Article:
Timex Camper x Stranger Things (2)

Timex Camper x Stranger Things Review

Running Up That Hill into Trauma

Note: There may be spoilers for the show “Stranger Things” in this review

It seems every brand has collaborated to release a product in the last few years. As a result, the novelty of these collaborations has long worn off, and for good reason. The cartoon series Snoopy alone has collaborated with everyone, from Omega, Swatch, Timex, Seiko, and even LMVH’s Bamford. Pac-Man has even collaborated with competitors Timex and Casio at the same time. One would be forgiven for losing interest in such releases as they happen, for most of them are forgettable. Besides having some design flourishes that belong to the intellectual property being collaborated with, there is rarely any spectacular offered.

However, Timex released three watches that collaborated with the Netflix blockbuster Stranger Things last year. One of those releases proved to be a case study on how to collaborate well, and it went largely unnoticed.

Well, a year later, we are here to explore what makes a collaboration successful, how the Stranger Things edition of the Timex Camper succeeds, and why the effort is well worth it, even if nobody notices.

Timex Camper x Stranger Things (8)

On the Wrist

The Netflix show Stranger Things is set during the 1980s, and its heavy-handed nostalgia helped every one of its seasons become a cultural talking point. Songs, Walkmans, and fashion from the era saw a spike in popularity as viewers binge-watched entire seasons repeatedly before converging toward their virtual water coolers. They discussed the trials of the children of Hawkins, Indiana, as they fought off pure evil with preternatural resolve. This evil was encroaching on our reality from its own dimension. Its realm became known as the “Upside Down,” for it mirrored our reality but was desolate, dark, and terrifying. However, the joy centred on a fantastic cast of affable child actors such as Millie Bobby Brown and adult actors like Wynona Ryder helped the audience empathize and cheer for the repeated hardships and traumas they encountered.

Timex Camper x Stranger Things (5)

The loud ticking of this collaboration between Timex and Stranger Things will always remind you that you are wearing an inexpensive watch. While on your wrist, the watch looks and feels like it is made of cardboard. The supplied passthrough nylon strap screams “just good enough,” the steel buckle falls out of place next to the black case and grey crown. As a novelty watch, this is not a bad thing. One of the lead characters, Lucas Sinclair, wears a Camper in the series, and this watch feels like a timepiece that a parent would buy their child in the 1980s while in a department store. It is sporty, oversized for a period piece at 40mm, and light-hearted, but the twist on the regular camper makes this watch a joy to wear and, more importantly, a successful collaborative work.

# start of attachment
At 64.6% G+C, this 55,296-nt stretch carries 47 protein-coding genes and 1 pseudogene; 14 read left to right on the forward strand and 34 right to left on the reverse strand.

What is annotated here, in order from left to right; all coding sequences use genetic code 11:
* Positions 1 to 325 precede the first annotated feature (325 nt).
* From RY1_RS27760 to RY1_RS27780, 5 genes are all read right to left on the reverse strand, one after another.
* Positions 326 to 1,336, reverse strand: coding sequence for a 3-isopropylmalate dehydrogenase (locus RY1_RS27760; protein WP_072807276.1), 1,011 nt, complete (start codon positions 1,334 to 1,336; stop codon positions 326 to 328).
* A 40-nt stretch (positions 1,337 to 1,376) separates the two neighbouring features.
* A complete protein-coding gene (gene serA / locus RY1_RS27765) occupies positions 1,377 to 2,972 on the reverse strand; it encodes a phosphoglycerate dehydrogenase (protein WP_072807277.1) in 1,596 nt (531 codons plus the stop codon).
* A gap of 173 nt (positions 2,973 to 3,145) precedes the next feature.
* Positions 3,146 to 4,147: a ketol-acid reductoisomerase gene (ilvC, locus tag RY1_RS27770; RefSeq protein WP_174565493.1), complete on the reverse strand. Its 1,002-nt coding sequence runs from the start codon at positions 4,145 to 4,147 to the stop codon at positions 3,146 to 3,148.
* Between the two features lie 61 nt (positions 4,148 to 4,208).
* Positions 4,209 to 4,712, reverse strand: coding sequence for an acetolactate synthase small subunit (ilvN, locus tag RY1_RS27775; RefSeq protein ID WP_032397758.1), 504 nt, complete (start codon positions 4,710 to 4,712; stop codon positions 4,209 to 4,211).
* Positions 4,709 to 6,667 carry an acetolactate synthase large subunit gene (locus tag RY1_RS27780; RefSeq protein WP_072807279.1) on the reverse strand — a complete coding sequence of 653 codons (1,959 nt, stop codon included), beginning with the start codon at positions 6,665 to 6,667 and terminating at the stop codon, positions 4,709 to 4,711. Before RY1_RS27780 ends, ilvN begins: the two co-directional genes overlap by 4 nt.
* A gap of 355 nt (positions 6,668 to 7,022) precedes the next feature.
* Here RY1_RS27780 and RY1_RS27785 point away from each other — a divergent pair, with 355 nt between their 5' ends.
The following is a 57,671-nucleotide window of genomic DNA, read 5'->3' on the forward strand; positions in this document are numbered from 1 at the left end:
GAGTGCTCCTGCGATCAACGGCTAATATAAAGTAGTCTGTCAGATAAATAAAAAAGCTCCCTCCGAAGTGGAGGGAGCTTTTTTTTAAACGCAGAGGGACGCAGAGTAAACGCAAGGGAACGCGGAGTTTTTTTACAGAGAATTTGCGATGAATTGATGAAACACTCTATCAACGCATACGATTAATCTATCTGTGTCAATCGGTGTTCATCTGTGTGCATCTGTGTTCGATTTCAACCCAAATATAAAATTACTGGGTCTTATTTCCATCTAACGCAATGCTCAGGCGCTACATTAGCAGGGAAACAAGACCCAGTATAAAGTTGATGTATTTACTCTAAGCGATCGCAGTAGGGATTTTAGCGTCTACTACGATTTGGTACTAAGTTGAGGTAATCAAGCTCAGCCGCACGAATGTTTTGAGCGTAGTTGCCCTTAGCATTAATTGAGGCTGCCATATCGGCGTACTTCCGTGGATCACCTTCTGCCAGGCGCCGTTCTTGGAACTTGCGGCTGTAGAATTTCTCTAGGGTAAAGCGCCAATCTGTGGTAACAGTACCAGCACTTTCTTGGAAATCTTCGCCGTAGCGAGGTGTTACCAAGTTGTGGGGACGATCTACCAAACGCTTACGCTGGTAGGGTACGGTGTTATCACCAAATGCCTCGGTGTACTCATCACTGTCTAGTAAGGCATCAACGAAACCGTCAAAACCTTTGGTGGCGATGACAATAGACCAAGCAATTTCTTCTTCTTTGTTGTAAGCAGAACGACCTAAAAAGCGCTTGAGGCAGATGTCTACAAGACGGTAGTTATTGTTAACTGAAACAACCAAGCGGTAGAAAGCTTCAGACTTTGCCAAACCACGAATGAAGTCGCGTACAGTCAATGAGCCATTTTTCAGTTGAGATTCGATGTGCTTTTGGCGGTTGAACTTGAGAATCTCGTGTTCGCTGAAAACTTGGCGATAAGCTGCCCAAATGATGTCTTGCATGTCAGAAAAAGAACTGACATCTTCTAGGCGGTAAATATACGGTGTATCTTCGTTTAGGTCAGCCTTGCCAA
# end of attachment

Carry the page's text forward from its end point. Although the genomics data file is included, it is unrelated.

Timex Camper x Stranger Things Specs

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Case Thickness


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The Details

This special edition differs from its on-screen inspiration by being taken over by the series’ nightmare dimension known as the “Upside Down.” Our reality is mirrored in this dimension, but it is desolate and populated by monsters such as the terrifying Demogorgon. This monster’s outreaching tendrilled mouth leaps out at the wearer when the crown is depressed, and the red Indiglo illuminates the opened jaw of the first season’s antagonist. The Indiglo is pretty weak, but it makes the effect more ominous. Telling time in the dark is further aided by some luminescent material on the hands, triangular indices, and Arabic hour markers.

Timex Camper x Stranger Things (6)